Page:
The Museum Quartet is an alliance of four museum institutions: the State Tretyakov Gallery, the State Pushkin Fine Arts Museum, the Garage Museum of Contemporary Art and the GES-2 House of Culture. For this grandiose new project, we developed positioning, naming and a visual identity.
These four museum institutions remain independent, but now create original collaborative tours that include unique urban locations, museum collections and temporary exhibitions, and musical and performance events in the center of Moscow. Joining without mixing is the principle at the core of the new branding we developed.
Moscow’s cultural narrative is changing drastically: it’s no longer just the Kremlin, churches and samovars. It’s also contemporary architecture, international collaborations and world-class masterpieces. The Museum Quartet proclaims this new identity to the world and represents the city’s cultural life to both international tourists and local residents.
We tried to present the complex system by which these institutions interact, with intersecting exhibit calendars, general museum policy and cross-institutional projects, as simply as possible. The main tool of this visual language is a line: the symbol of the path that connects museum spaces and events. The line became a simple and efficient method for creating layouts: it can combine text blocks and photographs, integrate into a photo gallery or live in augmented reality, giving hints on how to move along this new cultural journey.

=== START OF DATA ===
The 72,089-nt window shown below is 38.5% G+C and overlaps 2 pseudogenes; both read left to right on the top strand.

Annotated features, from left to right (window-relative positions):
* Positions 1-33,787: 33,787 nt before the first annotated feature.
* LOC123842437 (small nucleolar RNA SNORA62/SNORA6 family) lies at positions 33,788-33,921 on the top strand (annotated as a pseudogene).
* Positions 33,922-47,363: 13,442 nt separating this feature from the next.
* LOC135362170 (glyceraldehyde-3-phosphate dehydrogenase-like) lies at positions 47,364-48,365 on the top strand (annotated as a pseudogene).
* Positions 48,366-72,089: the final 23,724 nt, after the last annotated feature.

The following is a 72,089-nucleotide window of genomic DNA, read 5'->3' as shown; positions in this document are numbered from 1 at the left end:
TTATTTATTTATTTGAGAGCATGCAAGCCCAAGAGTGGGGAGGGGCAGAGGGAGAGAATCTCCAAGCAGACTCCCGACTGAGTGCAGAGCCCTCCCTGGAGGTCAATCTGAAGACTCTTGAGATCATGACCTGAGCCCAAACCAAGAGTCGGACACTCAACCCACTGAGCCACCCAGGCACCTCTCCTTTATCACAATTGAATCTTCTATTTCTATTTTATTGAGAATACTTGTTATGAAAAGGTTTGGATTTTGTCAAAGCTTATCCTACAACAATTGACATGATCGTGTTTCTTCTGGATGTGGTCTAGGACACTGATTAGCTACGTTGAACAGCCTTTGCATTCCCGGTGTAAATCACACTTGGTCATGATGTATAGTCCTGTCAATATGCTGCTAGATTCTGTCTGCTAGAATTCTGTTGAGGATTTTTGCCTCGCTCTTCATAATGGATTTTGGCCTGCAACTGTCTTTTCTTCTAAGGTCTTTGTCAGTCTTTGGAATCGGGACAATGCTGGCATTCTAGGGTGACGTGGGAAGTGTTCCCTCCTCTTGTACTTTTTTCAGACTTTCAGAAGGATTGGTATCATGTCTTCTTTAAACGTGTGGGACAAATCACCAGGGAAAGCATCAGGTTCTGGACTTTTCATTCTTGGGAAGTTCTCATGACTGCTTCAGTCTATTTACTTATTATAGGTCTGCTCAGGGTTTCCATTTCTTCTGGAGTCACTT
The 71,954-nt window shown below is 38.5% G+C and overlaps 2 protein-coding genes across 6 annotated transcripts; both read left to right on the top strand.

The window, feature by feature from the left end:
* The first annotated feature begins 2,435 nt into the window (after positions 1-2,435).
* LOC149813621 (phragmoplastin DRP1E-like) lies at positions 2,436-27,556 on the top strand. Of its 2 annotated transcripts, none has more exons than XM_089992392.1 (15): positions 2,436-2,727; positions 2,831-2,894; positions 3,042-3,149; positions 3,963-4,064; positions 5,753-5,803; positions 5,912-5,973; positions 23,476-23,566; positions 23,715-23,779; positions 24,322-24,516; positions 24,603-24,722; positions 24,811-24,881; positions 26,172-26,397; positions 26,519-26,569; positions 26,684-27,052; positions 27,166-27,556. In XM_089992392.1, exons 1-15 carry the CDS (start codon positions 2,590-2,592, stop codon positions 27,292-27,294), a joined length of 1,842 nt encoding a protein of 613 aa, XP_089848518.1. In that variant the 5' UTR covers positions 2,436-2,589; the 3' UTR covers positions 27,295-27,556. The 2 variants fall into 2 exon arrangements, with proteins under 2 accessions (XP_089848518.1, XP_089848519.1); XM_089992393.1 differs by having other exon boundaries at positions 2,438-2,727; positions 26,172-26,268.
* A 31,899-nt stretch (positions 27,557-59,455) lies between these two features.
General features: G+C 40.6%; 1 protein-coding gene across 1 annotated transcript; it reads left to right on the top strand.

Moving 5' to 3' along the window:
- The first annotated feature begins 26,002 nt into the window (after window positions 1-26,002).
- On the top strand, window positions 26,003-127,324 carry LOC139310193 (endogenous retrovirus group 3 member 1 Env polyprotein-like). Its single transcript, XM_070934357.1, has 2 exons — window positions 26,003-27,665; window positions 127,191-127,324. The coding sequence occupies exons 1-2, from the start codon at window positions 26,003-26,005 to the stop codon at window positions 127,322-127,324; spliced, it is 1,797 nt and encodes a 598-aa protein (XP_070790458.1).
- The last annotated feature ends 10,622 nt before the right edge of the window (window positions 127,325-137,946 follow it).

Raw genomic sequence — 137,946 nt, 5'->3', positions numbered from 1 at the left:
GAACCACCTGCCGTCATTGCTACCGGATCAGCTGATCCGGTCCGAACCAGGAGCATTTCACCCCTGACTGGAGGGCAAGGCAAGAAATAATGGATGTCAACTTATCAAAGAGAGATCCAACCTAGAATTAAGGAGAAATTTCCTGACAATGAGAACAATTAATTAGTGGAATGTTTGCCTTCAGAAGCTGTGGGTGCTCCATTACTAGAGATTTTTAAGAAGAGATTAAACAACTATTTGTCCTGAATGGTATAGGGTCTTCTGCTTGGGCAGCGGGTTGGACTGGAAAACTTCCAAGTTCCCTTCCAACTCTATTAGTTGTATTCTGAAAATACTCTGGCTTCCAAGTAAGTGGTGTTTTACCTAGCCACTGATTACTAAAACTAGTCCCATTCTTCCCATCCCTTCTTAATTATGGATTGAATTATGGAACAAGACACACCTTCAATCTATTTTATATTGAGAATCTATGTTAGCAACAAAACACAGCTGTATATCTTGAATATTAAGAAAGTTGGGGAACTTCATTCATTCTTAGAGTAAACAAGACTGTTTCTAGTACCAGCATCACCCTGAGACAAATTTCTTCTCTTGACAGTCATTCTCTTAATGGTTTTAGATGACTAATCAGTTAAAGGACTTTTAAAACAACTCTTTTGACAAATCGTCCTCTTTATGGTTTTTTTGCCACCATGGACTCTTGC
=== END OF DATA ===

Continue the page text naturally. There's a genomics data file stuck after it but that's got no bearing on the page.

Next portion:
The second important stylistic tool is an original font for the Museum Quartet. We wanted the project to look «Russian» (especially for foreign audiences) without using visual cliches like avant-garde art, khokhloma and balalaikas, so we decided to reference this “Russianness” using a font. That’s where the idea of layering the typographic heritage of Cyrillic grotesques onto a facade of Latin letters appeared: typical letterforms for the Cyrillic alphabet (like К and Л) dictated the form of Latin letters (R and k), intertwining the visual codes of two languages but foregrounding the Cyrillic.
Harmonizing two languages is both an aesthetic challenge and a functional one: the communication formats are designed for both Russians and foreign tourists, so they are often in two or more languages at once. We were able to portray the music of both the Cyrillic and Latin alphabets in our layouts as though in unison, while the atypical font package looks undeniably Russian.
The Museum Quartet unites Moscow’s past and present, underscoring its rich history and dynamic growth. The entire visual identity was created in the museum tradition, to be seen by a wider audience as something related to culture and art. Exquisitely simple elements for layout creation and a contemporary understanding of Russianness helped us design an open, friendly communication language which insists that Moscow is an extraordinary cultural center on par with the greatest cities in the world.